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Phillip Nelson

Research Fellow

ResearchGate Profile

Phillip Nelson is a Research Fellow at the University of Warwick, working on the ERC funded project - EXPOVIBE. He holds an undergraduate MA in Economics and International Relations from the University of St Andrews and an MSocSci in Peace and Conflict from Uppsala University, Sweden. He was awarded his PhD from the University of Essex in 2019 using advanced quantitative methods to examine why people fight in rebellion and how natural resources can be used by militias, not just rebel groups, to fund their operations. His previous research has been both cross-national and sub-national, with a focus on Colombia. During his PhD, Phillip spent three months as a Visiting Research Fellow at the Universidad del Rosario in Bogotá.

Phillip has received funding for his research from the Economic and Social Research Council as well as the Research Development Fund at Warwick university. He is a member of the International Studies Association, the Network for European Peace Scientists, the Conflict Research Society, and the Interdisciplinary Peace and Conflict Research Network. He is also an alumnus of the Research School on Peace and Conflict, based at the Peace Research Institute Oslo (PRIO).

Phillip's research interests include civil conflict, public support for war, armed actor recruitment, militia strategy, gender and conflict, and the outcomes of individual exposure to political violence.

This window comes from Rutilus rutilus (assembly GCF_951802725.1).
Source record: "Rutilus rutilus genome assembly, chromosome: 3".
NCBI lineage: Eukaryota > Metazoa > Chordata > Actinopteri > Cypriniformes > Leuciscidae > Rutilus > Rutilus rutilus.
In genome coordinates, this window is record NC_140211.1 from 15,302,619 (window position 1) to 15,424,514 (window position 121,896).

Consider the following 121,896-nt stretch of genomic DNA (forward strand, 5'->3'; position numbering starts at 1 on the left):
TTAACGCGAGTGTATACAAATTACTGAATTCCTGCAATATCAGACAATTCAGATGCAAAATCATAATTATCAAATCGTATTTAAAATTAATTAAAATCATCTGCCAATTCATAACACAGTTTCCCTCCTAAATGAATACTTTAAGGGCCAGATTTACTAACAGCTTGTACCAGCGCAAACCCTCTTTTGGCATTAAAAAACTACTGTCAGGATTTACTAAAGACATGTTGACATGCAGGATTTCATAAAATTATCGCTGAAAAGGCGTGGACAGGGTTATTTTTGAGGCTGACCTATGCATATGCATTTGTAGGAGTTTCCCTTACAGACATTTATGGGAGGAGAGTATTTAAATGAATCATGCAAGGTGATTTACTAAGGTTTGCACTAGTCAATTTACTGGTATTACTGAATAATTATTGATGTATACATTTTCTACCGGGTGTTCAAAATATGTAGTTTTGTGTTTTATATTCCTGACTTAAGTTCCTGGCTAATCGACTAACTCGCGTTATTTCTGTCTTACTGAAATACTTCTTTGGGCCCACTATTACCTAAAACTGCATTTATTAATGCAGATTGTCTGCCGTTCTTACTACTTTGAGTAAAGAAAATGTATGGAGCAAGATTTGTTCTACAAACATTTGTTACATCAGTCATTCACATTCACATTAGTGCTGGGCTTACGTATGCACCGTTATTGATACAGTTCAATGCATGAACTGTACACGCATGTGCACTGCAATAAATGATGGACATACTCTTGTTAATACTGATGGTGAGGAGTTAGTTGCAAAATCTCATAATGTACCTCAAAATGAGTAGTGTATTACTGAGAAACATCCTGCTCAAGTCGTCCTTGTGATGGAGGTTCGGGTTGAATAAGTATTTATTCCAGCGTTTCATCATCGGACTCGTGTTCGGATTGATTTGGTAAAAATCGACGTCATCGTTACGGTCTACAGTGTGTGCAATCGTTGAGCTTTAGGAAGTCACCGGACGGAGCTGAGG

Pronouns: he/him


Nelson, Phillip. 2019. "The Indivisible Hand of Peace? Consumption Opportunities and Civil War." Defence and Peace Economics. Find the replication data here.

Blog Pieces

2021. "Mis-/disinformation, social media censorship, and divided societies." WICID Think Development Blog.

Papers Under Review

From farming to fighting: An examination of mechanisms

Watching the bottom line. Natural resources and militias

Female income and intimate partner violence: Evidence from a representative survey in Turkey. With Dr Arzu Kibris

Working Papers

The rise of the phoenix: Individual exposure to political violence and entrepreneurship. With Dr Arzu Kibris

Do militia groups obscure the zone of agreement in peace negotiations? With Dr Luke Abbs and Dr Bariş Ari

Militias vs private security companies: how the outsourcing of security affects civil conflict intensity

Militias, concessions, and nonviolent action during civil wars. With Dr Marina G. Petrova

The availability of small arms and militia violence in Africa. With Dr Jürgen Brandsch

Territorial trajectories of reintegration: The case of DDR in Colombia. With Dr Han Dorussen, Dr Andrea Gonzalez and Dr Andrea Blanco

Natural Resources, Expectations and conflict. With Modesta Alozie